Yesterday I was at the Make IT Mobile
event in Richmond run by Lab 13
which continues today but I unfortunately can’t be there. The event is mainly a device management/BYOD related event attended by management and IT Department employees and sponsored by predominantly mobile device management solution providers. Here are some insights from yesterday that I particularly found interesting…
- There are over 100 device management solution providers so it’s a crowded market.
- Operators are currently interested in device management propositions to provide a value-added service to enterprises. The enterprises themselves are concerned about governance of BYOD and security.
- Choose Your Own Device (CYOD) as opposed to Bring Your Own Device (BYOD) has some challenges when it comes to personal taxation and potential legal problems. For example, who really owns any personal, as opposed to business data on the device? Can this be wiped as part of a device wipe if a device is lost or stolen? Does the employer also have a responsibility for protecting this personal data? Misunderstandings can be prevented by having a solid company policy that the user needs to sign-up to.
- Much is talked about BYOD but not so many companies actually practice it.
- Current problems with BYOD and CYOD might eventually result in corporate owned but user enabled devices. In the future, mobile virtualisation might eventually solve business vs personal use and security aspects.
- RIM Blackberry 10 will have ‘Blackberry Balance’ that will have separate file store areas and isolation between business and personal use. BES 10 will also allow management of iOS and Android devices. These will be coming Q1 2013.
- Many current device management solutions are binary in that they either protect everything or nothing. There’s lots of unnecessary protection and hence overhead. Network-based controls are becoming less effective, because, once in, everything is often visible. The Open Group Jericho Forum advocates more layered and different levels of protection such that things are only protected to the level they need to be. Much data doesn’t need to be controlled in typical companies and only a small sub-set is truly sensitive. Self-protecting data is ideal and might be used in the future, together with risk based authentication that uses context to evaluate identity. Firewalls and spam protection would still be needed to provide first level of filtering to reduce unnecessary resource use.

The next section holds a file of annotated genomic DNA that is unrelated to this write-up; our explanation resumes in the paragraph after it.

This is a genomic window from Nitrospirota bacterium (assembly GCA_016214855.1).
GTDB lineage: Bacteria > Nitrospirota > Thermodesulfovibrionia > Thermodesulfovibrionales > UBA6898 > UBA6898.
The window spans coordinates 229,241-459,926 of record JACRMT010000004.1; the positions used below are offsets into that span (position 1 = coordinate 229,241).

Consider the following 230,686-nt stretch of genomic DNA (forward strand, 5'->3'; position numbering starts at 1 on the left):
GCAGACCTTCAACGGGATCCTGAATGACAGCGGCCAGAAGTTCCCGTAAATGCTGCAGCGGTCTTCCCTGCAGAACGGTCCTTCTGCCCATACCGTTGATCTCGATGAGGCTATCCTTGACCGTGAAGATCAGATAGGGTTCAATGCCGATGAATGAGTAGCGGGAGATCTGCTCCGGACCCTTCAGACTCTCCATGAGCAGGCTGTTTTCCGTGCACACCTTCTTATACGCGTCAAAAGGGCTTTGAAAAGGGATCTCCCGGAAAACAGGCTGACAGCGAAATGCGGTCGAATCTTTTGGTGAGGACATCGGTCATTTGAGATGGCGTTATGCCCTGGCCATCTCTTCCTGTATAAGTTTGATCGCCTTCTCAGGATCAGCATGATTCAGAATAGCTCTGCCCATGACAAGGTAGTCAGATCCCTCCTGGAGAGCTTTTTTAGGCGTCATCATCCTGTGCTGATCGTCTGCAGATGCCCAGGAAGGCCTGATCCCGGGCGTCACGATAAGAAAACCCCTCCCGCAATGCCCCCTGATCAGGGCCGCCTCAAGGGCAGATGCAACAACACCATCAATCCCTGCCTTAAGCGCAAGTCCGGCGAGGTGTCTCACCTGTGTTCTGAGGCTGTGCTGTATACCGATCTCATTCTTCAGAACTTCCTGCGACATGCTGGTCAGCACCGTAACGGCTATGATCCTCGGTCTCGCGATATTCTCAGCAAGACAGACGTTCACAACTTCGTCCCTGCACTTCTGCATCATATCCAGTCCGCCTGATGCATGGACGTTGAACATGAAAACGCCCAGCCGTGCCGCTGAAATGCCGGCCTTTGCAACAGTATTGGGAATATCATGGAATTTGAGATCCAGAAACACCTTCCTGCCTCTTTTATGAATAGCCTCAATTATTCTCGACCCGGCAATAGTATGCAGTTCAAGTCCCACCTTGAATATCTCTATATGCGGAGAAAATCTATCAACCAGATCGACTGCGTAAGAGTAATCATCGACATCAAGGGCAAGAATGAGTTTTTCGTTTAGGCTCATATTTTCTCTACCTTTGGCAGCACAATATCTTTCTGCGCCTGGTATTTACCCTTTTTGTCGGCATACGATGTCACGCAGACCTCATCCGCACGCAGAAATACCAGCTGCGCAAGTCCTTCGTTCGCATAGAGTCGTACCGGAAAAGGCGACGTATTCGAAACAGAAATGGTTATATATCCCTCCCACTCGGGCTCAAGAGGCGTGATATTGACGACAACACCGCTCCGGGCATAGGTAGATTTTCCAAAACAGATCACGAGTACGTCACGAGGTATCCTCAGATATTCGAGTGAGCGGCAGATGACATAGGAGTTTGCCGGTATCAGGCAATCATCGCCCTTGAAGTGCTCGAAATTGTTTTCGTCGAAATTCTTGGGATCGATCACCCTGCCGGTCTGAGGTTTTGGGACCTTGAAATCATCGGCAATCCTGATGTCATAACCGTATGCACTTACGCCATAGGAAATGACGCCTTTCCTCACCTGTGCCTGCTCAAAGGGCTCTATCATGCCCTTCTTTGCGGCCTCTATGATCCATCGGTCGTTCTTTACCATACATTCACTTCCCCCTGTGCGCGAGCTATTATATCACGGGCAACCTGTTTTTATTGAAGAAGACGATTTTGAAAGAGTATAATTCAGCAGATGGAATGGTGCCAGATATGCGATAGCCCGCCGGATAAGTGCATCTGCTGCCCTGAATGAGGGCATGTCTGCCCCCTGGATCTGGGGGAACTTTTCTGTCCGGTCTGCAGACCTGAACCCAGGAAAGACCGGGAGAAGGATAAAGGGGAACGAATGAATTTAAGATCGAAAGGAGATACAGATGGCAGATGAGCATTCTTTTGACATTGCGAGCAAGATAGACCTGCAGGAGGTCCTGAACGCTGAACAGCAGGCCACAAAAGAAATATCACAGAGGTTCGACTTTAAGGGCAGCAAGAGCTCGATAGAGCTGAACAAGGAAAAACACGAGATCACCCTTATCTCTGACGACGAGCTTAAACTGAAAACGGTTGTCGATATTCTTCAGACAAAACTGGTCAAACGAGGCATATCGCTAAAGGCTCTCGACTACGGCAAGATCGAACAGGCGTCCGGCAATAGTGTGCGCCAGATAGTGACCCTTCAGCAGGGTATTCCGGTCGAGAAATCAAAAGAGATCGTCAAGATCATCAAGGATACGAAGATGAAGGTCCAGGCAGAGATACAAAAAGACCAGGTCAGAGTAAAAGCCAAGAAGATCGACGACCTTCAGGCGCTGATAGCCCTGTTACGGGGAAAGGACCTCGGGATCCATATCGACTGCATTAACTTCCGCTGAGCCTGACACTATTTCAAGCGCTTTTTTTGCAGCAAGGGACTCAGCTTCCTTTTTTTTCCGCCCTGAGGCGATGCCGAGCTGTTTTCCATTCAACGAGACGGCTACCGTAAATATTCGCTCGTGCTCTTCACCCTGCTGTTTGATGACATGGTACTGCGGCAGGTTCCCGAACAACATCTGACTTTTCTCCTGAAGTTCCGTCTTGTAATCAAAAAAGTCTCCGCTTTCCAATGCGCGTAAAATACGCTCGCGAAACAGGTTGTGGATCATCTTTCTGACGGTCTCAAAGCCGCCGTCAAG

- It’s possible to use DNS and DHCP to dynamically control and monitor access. This is used within the device management solution provided by Bluecat Networks.
- There’s great uncertainty as to what will happen in mobile in the near to mid term (1 to 3 years) with respect to mobile OSs and their variants. In the panel session, the device management providers bemoaned that they are at the mercy of particularly Apple (but also Google and Microsoft) as there’s no roadmap and the short timeframe between SDK and device release makes it very difficult to keep solutions up to date. The result? When speaking to the other delegates I learnt that even the most popular device management solutions are a continual ‘work in progress’ that can complicate rollout.
- Some companies are creating specific mobility IT support teams containing cross disciplinary people rather than traditionally splitting out roles so as to get things done quicker.